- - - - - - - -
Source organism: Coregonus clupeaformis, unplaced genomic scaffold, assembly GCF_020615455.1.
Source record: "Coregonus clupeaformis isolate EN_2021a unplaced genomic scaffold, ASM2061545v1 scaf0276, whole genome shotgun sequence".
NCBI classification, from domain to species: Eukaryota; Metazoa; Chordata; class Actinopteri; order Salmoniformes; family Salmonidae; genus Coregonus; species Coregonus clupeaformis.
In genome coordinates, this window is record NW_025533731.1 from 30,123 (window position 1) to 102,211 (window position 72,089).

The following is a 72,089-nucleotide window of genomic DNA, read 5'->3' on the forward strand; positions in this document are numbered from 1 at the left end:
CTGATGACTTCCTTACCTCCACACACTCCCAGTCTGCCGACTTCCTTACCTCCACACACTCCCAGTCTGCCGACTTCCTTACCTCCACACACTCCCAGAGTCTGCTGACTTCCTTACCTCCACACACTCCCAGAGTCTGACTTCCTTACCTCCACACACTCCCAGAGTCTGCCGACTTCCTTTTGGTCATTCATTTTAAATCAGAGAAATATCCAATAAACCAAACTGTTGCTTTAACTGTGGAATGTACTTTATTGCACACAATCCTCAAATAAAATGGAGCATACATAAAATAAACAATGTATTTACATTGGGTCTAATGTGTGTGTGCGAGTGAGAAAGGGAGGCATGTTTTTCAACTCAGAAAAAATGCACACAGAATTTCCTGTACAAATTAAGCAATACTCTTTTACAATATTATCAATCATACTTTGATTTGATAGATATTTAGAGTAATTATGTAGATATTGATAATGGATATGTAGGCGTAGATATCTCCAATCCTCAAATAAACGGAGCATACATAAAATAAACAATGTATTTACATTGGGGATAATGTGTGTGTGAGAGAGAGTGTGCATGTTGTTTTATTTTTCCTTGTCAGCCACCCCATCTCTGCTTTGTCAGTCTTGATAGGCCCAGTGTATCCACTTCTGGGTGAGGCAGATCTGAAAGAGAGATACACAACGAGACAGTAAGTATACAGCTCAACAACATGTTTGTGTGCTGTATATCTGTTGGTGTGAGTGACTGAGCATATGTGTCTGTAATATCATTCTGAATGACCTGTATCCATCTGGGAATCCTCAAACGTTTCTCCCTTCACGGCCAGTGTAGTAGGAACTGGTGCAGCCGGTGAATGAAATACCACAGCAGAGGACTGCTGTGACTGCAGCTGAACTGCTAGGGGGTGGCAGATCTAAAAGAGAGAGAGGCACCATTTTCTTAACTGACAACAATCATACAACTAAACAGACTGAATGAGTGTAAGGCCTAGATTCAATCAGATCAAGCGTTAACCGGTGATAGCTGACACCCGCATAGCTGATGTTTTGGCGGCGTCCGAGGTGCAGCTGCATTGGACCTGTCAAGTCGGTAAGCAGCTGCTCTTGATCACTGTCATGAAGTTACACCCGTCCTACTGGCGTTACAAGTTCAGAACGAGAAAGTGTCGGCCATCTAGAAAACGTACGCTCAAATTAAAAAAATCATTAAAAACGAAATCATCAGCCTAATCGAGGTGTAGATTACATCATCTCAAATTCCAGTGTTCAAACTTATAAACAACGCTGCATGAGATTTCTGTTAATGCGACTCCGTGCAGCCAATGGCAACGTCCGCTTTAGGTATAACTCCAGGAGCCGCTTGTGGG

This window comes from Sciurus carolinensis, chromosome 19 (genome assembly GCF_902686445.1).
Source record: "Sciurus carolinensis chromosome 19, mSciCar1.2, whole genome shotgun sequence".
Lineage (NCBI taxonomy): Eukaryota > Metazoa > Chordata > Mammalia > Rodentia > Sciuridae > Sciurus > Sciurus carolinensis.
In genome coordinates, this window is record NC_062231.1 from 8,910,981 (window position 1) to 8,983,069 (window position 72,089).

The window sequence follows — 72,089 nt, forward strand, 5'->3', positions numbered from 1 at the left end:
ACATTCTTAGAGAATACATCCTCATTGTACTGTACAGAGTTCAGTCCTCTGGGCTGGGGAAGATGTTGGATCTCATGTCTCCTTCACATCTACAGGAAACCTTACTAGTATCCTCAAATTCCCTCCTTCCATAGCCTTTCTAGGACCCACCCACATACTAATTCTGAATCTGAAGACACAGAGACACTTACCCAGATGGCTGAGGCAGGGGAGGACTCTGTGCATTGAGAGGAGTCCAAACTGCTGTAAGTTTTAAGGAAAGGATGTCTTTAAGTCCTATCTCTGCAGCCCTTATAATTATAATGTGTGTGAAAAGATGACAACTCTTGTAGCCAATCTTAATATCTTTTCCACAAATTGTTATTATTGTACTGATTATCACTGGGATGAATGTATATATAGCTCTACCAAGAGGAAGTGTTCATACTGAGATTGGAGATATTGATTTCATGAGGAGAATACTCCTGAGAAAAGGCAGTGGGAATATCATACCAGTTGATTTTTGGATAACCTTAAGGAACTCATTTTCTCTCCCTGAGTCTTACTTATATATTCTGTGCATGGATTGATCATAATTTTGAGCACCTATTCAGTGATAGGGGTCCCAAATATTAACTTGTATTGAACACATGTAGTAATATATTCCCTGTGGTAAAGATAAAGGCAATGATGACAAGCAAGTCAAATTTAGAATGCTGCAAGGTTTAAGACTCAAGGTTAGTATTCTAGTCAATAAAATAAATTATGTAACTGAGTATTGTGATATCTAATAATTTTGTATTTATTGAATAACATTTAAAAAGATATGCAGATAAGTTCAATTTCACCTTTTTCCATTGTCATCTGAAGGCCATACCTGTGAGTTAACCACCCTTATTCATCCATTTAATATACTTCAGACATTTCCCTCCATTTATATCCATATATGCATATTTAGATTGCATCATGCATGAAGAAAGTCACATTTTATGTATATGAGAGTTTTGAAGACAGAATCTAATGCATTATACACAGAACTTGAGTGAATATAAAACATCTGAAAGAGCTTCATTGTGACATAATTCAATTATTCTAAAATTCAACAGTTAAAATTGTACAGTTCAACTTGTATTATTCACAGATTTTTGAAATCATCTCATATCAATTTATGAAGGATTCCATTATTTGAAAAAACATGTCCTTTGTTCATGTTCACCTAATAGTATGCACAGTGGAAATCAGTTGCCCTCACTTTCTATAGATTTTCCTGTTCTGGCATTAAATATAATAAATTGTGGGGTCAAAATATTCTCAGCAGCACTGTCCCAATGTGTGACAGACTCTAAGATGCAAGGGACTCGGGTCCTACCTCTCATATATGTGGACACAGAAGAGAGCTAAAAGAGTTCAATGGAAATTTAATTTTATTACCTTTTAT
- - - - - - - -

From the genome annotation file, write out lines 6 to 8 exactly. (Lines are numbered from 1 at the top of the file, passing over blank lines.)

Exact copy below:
CTGATGACTTCCTTACCTCCACACACTCCCAGTCTGCCGACTTCCTTACCTCCACACACTCCCAGTCTGCCGACTTCCTTACCTCCACACACTCCCAGAGTCTGCTGACTTCCTTACCTCCACACACTCCCAGAGTCTGACTTCCTTACCTCCACACACTCCCAGAGTCTGCCGACTTCCTTTTGGTCATTCATTTTAAATCAGAGAAATATCCAATAAACCAAACTGTTGCTTTAACTGTGGAATGTACTTTATTGCACACAATCCTCAAATAAAATGGAGCATACATAAAATAAACAATGTATTTACATTGGGTCTAATGTGTGTGTGCGAGTGAGAAAGGGAGGCATGTTTTTCAACTCAGAAAAAATGCACACAGAATTTCCTGTACAAATTAAGCAATACTCTTTTACAATATTATCAATCATACTTTGATTTGATAGATATTTAGAGTAATTATGTAGATATTGATAATGGATATGTAGGCGTAGATATCTCCAATCCTCAAATAAACGGAGCATACATAAAATAAACAATGTATTTACATTGGGGATAATGTGTGTGTGAGAGAGAGTGTGCATGTTGTTTTATTTTTCCTTGTCAGCCACCCCATCTCTGCTTTGTCAGTCTTGATAGGCCCAGTGTATCCACTTCTGGGTGAGGCAGATCTGAAAGAGAGATACACAACGAGACAGTAAGTATACAGCTCAACAACATGTTTGTGTGCTGTATATCTGTTGGTGTGAGTGACTGAGCATATGTGTCTGTAATATCATTCTGAATGACCTGTATCCATCTGGGAATCCTCAAACGTTTCTCCCTTCACGGCCAGTGTAGTAGGAACTGGTGCAGCCGGTGAATGAAATACCACAGCAGAGGACTGCTGTGACTGCAGCTGAACTGCTAGGGGGTGGCAGATCTAAAAGAGAGAGAGGCACCATTTTCTTAACTGACAACAATCATACAACTAAACAGACTGAATGAGTGTAAGGCCTAGATTCAATCAGATCAAGCGTTAACCGGTGATAGCTGACACCCGCATAGCTGATGTTTTGGCGGCGTCCGAGGTGCAGCTGCATTGGACCTGTCAAGTCGGTAAGCAGCTGCTCTTGATCACTGTCATGAAGTTACACCCGTCCTACTGGCGTTACAAGTTCAGAACGAGAAAGTGTCGGCCATCTAGAAAACGTACGCTCAAATTAAAAAAATCATTAAAAACGAAATCATCAGCCTAATCGAGGTGTAGATTACATCATCTCAAATTCCAGTGTTCAAACTTATAAACAACGCTGCATGAGATTTCTGTTAATGCGACTCCGTGCAGCCAATGGCAACGTCCGCTTTAGGTATAACTCCAGGAGCCGCTTGTGGG

This window comes from Sciurus carolinensis, chromosome 19 (genome assembly GCF_902686445.1).
Source record: "Sciurus carolinensis chromosome 19, mSciCar1.2, whole genome shotgun sequence".